May 13, 2014

HobbyTown USA Model Contest

     Everybody likes a model contest, and especially if you can enter for under five bucks. Saturday, May 10th saw HobbyTown hold their annual model contest. Along with that, HPM was invited to rise up from their usual Build & Bull dungeon in the basement to conduct a day long Build & Bull right alongside the model contest. By all accounts the contest and build session were a great hit. Let's also give a special shout-out to Dave Dardine for organizing and coordinating the day's events. Thanks Dave!
      Here are a few pictures for you to salivate over while you ponder your next build:

Morning preparations just underway.

Leftwards out of the Hobbytown entrance like the B&B tables.

Kids of all ages got in on the action. ;)

The aircraft table.

Another shot of aircraft.

A very nice looking Me-262, I believe done by Pablo.

Mustang, Cadillac of the Skies.

Armor was well represented also.

Sherman tank.

Colorful cars brighten this end of the table.

"I. Am. Speed."

Best In Show winner John C.'s corvette. Amazing work.

Bridge of the corvette.

The gun crew takes aim.

Local modelers gather for some Vietnamese lunch. All were smiles before the indigestion kicked in.

Every kid should fly an airplane indoors.

Winners on the aircraft table.

May 11, 2014

"Big Boy" Locomotive 4014 Transits Wyoming En Route To Be Restored

Article written by HPM member Chris Nugent

     During the April club meeting, word reached my ears that an old steam locomotive would be traveling from California to Cheyenne to be restored. Union Pacific 4014, a "Big Boy", would not be under its own power, but would be towed by two diesel-electric locomotives, along with a small support train.  After the meeting that night, I flew to the internet, where I learned its route would bring it through Laramie, then south almost to the Colorado/Wyoming state line and east to Cheyenne. The night before it was to make the final leg of its journey, I decided a road trip was in order. I am a fan of road trips anyway, and as long as I can afford gas and a sack lunch, I'll drive to Kansas in a day if there's something worthwhile to be seen.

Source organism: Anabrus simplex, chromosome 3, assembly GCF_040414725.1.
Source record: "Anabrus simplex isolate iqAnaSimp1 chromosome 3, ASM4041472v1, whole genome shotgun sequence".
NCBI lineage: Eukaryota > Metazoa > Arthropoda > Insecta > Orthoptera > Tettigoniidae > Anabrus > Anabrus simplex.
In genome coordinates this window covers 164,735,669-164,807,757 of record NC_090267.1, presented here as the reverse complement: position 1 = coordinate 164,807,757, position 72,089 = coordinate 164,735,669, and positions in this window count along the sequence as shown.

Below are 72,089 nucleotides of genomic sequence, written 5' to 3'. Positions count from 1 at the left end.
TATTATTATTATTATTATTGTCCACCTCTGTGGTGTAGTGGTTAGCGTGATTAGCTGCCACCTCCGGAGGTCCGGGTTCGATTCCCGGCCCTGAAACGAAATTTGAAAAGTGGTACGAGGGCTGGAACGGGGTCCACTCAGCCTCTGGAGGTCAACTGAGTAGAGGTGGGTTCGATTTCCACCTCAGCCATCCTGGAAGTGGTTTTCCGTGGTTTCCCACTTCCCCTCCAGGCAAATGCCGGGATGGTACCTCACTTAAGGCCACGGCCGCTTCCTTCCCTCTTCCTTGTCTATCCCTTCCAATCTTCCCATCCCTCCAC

Thursday dawned chilly with sporadic clouds in Fort Collins, but as I drove north on old Highway 287, the clouds rallied above my head, blooming into a full overcast. By the time I passed the state line, it was snowing.
The first freight train, which blocked my view of the steam loco.

     My plan was to park on an outlying road just south of Laramie, adjacent to the railroad tracks. Arriving there about 10am, I shut the car off to wait, read a book, and photograph some graffiti laden rail cars. The timetable had the locomotive departing at 10am, so I should have been almost perfectly timed. Unfortunately, a freight train rolled out on the westernmost track, while at the same time the steam locomotive headed south on the eastern set of tracks. That's right, it was a dual track line, unbeknownst to me at the time. I managed to glimpse the top of the old steam loco  hidden behind the freight train. Realizing my mistake, I jumped in the car to head back south to my planned backup parking spot near Tie Siding, WY and the state line. I could easily outpace the 40mph train by doing 65 on the highway and gain myself a lead.
Some of the graffiti was quite impressive.

     Arriving at Tie Siding, I turned east onto bumpy Hermosa Road. It turned out to be a popular spot for trainwatchers, as I had traffic behind me, traffic ahead, and a whole gaggle of parked cars near the rail crossing. I slid to a stop on the side of the dirt road. Jumping out with camera and binoculars, I discovered HPM members Gary, 72 Scott, and John C. chatting in a circle, where I joined them.
A palette of red mud, lush spring grass, and bits of azure sky complement expectant black rails.

Cars parked everywhere.

     We were fortunate to have only a short wait, as the cold wind blowing through the Laramie Basin between the Medicine Bow Mountains and the Laramie Range was bone-chilling. Soon we could hear the laboring of the diesel-electric locomotives as they climbed an incline in their approach to the crossing. Then they let out a long whistle and came into view at the crest of the hill. A low moan issued from the whistle of the steam loco--they had hooked air up to it so they could give the train fans a surprise. As the assembly passed by, the majestic action of those huge connecting rods on the steam loco's wheels was a sight not soon to be forgotten. In far too short a time, the short collection of history had passed by and dwindled in the distance.
The procession heaves into sight.

Train fans take aim.

      The crowd rushed to their cars to escape the cold, and most hurried from the sight immediately after the steam loco had passed by. Some, though, waited a bit, and got to watch the long freight train which had blocked my view earlier pass by. Finally, I packed it up and headed out for the long, blustery drive back to Colorado.
Beauty shot of the freight train cresting the hill.